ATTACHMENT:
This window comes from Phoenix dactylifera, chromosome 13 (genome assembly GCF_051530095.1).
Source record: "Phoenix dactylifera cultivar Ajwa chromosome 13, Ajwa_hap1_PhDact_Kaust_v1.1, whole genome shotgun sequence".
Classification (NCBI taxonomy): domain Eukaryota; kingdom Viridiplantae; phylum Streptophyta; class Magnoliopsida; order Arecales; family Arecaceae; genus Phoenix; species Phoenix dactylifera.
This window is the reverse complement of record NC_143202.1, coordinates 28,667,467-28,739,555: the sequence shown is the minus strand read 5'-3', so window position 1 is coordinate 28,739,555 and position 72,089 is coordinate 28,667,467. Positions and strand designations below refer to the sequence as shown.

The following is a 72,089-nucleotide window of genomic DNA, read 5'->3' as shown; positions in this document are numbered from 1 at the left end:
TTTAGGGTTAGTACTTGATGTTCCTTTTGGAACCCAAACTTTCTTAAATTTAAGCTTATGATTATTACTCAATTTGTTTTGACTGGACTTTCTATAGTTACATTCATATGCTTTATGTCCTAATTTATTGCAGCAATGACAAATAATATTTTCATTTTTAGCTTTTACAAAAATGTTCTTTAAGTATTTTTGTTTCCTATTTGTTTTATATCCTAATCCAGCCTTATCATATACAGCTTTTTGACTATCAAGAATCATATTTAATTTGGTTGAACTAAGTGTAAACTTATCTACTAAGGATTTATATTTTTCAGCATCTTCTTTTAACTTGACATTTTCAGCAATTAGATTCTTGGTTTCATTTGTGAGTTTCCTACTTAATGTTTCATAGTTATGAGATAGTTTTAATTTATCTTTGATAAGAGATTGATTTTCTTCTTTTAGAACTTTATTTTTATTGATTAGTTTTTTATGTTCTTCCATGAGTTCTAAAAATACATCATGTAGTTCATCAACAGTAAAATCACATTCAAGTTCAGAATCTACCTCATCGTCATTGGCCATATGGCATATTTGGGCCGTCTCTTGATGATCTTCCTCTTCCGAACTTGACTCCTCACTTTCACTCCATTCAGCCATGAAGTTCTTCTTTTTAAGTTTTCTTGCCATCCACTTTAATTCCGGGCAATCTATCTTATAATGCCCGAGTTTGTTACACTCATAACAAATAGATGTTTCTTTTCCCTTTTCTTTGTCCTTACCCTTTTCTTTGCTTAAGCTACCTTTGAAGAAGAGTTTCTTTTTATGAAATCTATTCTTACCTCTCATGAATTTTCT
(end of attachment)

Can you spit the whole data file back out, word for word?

This window comes from Phoenix dactylifera, chromosome 13 (genome assembly GCF_051530095.1).
Source record: "Phoenix dactylifera cultivar Ajwa chromosome 13, Ajwa_hap1_PhDact_Kaust_v1.1, whole genome shotgun sequence".
Classification (NCBI taxonomy): domain Eukaryota; kingdom Viridiplantae; phylum Streptophyta; class Magnoliopsida; order Arecales; family Arecaceae; genus Phoenix; species Phoenix dactylifera.
This window is the reverse complement of record NC_143202.1, coordinates 28,667,467-28,739,555: the sequence shown is the minus strand read 5'-3', so window position 1 is coordinate 28,739,555 and position 72,089 is coordinate 28,667,467. Positions and strand designations below refer to the sequence as shown.

The following is a 72,089-nucleotide window of genomic DNA, read 5'->3' as shown; positions in this document are numbered from 1 at the left end:
TTTAGGGTTAGTACTTGATGTTCCTTTTGGAACCCAAACTTTCTTAAATTTAAGCTTATGATTATTACTCAATTTGTTTTGACTGGACTTTCTATAGTTACATTCATATGCTTTATGTCCTAATTTATTGCAGCAATGACAAATAATATTTTCATTTTTAGCTTTTACAAAAATGTTCTTTAAGTATTTTTGTTTCCTATTTGTTTTATATCCTAATCCAGCCTTATCATATACAGCTTTTTGACTATCAAGAATCATATTTAATTTGGTTGAACTAAGTGTAAACTTATCTACTAAGGATTTATATTTTTCAGCATCTTCTTTTAACTTGACATTTTCAGCAATTAGATTCTTGGTTTCATTTGTGAGTTTCCTACTTAATGTTTCATAGTTATGAGATAGTTTTAATTTATCTTTGATAAGAGATTGATTTTCTTCTTTTAGAACTTTATTTTTATTGATTAGTTTTTTATGTTCTTCCATGAGTTCTAAAAATACATCATGTAGTTCATCAACAGTAAAATCACATTCAAGTTCAGAATCTACCTCATCGTCATTGGCCATATGGCATATTTGGGCCGTCTCTTGATGATCTTCCTCTTCCGAACTTGACTCCTCACTTTCACTCCATTCAGCCATGAAGTTCTTCTTTTTAAGTTTTCTTGCCATCCACTTTAATTCCGGGCAATCTATCTTATAATGCCCGAGTTTGTTACACTCATAACAAATAGATGTTTCTTTTCCCTTTTCTTTGTCCTTACCCTTTTCTTTGCTTAAGCTACCTTTGAAGAAGAGTTTCTTTTTATGAAATCTATTCTTACCTCTCATGAATTTTCT